Maurice Wilkins

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Maurice Wilkins

Maurice Wilkins
Born 15 December 1916(1916-12-15)
Pongaroa, Wairarapa,
New Zealand
Died 5 October 2004(2004-10-05) (aged 87)
Blackheath, London, England
Fields Physics, Molecular biology
Institutions University of California, Berkeley
King's College London
Known for X-ray diffraction, DNA
Notable awards Nobel Prize in Physiology or Medicine (1962)

Maurice Hugh Frederick Wilkins CBE FRS (15 December 1916 – 5 October 2004) was a New Zealand-born English physicist and molecular biologist.

Wilkins was born in New Zealand to a family from Dublin. When he was six, he moved to Birmingham.

His research contributed to the understanding of phosphorescence, isotope separation, light microscopy and X-ray crystallography.

He worked on the development of radar during World War II, and was a member of the Manhattan Project.

He is best known for his work at King's College London on the structure of DNA.

In recognition of this work, he, Francis Crick and James Watson were awarded the 1962 Nobel Prize in Physiology or Medicine, "for their discoveries concerning the molecular structure of nucleic acids and its significance for information transfer in living material".[1] His obituary provides extensive information on the topics mentioned here.[2]

Wilkins was the Assistant Director of the Biophysics Unit at Kings College, and responsible for work on the structure of DNA. Wilkins and a graduate student, Raymond Gosling, got the first X-ray diffraction photos of DNA in 1950. He introduced Francis Crick to the importance of DNA, and hired Rosalind Franklin on a three-year grant. Franklin made progress with the crystallography, and produced some better photographs of the structure.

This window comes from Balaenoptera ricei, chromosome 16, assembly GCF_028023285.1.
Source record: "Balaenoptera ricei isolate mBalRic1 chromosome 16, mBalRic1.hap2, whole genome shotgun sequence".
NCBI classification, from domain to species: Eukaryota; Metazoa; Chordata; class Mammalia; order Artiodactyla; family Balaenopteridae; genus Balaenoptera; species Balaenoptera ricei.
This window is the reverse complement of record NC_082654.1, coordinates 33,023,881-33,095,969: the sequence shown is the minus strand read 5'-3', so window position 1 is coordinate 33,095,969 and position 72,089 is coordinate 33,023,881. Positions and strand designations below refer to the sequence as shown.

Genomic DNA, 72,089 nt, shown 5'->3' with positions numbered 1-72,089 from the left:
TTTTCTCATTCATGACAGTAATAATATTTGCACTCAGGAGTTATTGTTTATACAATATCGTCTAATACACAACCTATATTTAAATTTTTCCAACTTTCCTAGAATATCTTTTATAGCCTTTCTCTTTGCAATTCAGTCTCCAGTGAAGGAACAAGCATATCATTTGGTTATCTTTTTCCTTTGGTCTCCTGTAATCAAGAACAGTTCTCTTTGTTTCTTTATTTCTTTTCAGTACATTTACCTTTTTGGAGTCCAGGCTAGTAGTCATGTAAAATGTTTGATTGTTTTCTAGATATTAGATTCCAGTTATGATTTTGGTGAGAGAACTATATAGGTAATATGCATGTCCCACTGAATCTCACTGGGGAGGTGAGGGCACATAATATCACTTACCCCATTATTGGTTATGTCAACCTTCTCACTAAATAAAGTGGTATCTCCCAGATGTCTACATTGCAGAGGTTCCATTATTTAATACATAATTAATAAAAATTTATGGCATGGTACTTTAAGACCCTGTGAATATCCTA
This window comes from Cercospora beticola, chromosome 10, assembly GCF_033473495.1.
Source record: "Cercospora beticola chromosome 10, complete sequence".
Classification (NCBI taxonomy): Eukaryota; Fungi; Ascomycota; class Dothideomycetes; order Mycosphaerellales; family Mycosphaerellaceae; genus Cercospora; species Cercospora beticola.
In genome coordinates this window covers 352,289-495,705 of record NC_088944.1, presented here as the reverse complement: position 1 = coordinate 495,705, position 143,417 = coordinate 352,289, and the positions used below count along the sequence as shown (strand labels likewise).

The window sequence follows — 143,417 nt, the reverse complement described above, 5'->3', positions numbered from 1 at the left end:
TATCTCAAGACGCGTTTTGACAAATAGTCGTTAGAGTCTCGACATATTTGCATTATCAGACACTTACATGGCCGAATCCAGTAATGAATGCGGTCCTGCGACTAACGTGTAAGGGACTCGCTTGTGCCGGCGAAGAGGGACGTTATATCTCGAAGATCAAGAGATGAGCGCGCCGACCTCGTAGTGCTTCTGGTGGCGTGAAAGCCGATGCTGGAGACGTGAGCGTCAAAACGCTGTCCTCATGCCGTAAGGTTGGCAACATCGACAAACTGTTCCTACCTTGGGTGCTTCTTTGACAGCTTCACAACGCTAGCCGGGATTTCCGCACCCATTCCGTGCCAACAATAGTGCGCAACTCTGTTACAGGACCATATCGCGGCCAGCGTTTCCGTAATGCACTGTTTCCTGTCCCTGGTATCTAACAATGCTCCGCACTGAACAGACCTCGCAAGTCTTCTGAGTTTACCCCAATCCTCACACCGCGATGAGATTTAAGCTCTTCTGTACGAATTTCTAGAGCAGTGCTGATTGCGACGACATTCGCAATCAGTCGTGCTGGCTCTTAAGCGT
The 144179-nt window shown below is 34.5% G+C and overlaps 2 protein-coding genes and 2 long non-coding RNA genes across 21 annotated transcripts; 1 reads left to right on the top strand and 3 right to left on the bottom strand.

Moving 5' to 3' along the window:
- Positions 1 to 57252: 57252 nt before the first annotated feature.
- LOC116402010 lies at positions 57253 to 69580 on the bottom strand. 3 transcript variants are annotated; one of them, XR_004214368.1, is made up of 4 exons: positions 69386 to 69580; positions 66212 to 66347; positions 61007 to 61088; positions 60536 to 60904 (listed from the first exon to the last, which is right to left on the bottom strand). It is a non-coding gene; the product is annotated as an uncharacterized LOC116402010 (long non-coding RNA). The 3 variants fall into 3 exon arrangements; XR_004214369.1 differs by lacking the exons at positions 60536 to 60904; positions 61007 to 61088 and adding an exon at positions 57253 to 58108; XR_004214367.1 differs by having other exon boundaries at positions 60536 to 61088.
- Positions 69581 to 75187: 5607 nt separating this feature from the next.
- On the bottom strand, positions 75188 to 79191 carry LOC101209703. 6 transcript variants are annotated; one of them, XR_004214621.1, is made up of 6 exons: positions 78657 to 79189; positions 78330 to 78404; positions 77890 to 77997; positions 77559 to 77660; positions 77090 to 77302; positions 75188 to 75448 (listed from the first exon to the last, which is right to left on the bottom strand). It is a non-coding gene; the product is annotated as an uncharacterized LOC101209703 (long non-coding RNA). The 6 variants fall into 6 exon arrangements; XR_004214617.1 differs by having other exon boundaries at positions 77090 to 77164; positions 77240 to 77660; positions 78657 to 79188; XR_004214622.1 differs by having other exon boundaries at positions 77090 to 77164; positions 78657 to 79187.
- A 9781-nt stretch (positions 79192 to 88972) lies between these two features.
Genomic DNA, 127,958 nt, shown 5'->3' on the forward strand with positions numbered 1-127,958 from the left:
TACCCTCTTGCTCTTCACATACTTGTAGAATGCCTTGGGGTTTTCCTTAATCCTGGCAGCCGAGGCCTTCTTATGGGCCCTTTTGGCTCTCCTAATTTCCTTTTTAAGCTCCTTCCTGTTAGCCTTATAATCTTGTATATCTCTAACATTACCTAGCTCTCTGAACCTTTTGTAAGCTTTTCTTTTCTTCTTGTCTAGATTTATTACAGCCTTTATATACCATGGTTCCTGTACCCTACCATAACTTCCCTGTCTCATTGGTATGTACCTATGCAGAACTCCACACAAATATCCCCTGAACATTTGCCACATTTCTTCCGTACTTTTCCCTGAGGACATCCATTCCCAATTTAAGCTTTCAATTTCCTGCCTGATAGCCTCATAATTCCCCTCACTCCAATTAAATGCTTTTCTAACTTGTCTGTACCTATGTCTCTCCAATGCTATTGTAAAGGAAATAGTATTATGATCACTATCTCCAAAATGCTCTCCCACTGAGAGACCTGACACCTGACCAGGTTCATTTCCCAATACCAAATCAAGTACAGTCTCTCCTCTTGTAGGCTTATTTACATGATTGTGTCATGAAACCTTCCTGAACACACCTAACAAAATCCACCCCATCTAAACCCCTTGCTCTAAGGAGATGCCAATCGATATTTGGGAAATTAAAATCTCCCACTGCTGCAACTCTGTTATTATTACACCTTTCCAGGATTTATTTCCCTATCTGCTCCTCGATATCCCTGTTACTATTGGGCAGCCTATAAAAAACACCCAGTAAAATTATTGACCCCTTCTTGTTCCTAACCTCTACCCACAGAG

In 1953 Watson visited King's, and Crick got sight of a progress report. This report included useful information from Franklin about features of DNA she had deduced from her X-ray diffraction data.

Watson and Crick published their proposed DNA double helix structure in a paper in the journal Nature in April 1953. In this paper Watson and Crick acknowledged that they had been "stimulated by.... the unpublished results and ideas" of Wilkins and Franklin.

By this time Franklin was suffering from cancer of the ovary. She died in 1958, which explains why she was not included in the 1962 Nobel Prize. A controversy exists as to the relative contributions of her and Wilkins.

References[change | change source]

  1. The Nobel Prize in Physiology or Medicine 1962. Nobel Prize Site for Nobel Prize in Physiology or Medicine 1962.
  2. S. Arnott, T.W.B. Kibble and T. Shallice, Maurice Hugh 2006. Frederick Wilkins CBE: 15 December 1916-5 October 2004. Biographical Memoirs of Fellows of the Royal Society, 456--478.
This person won a Nobel Prize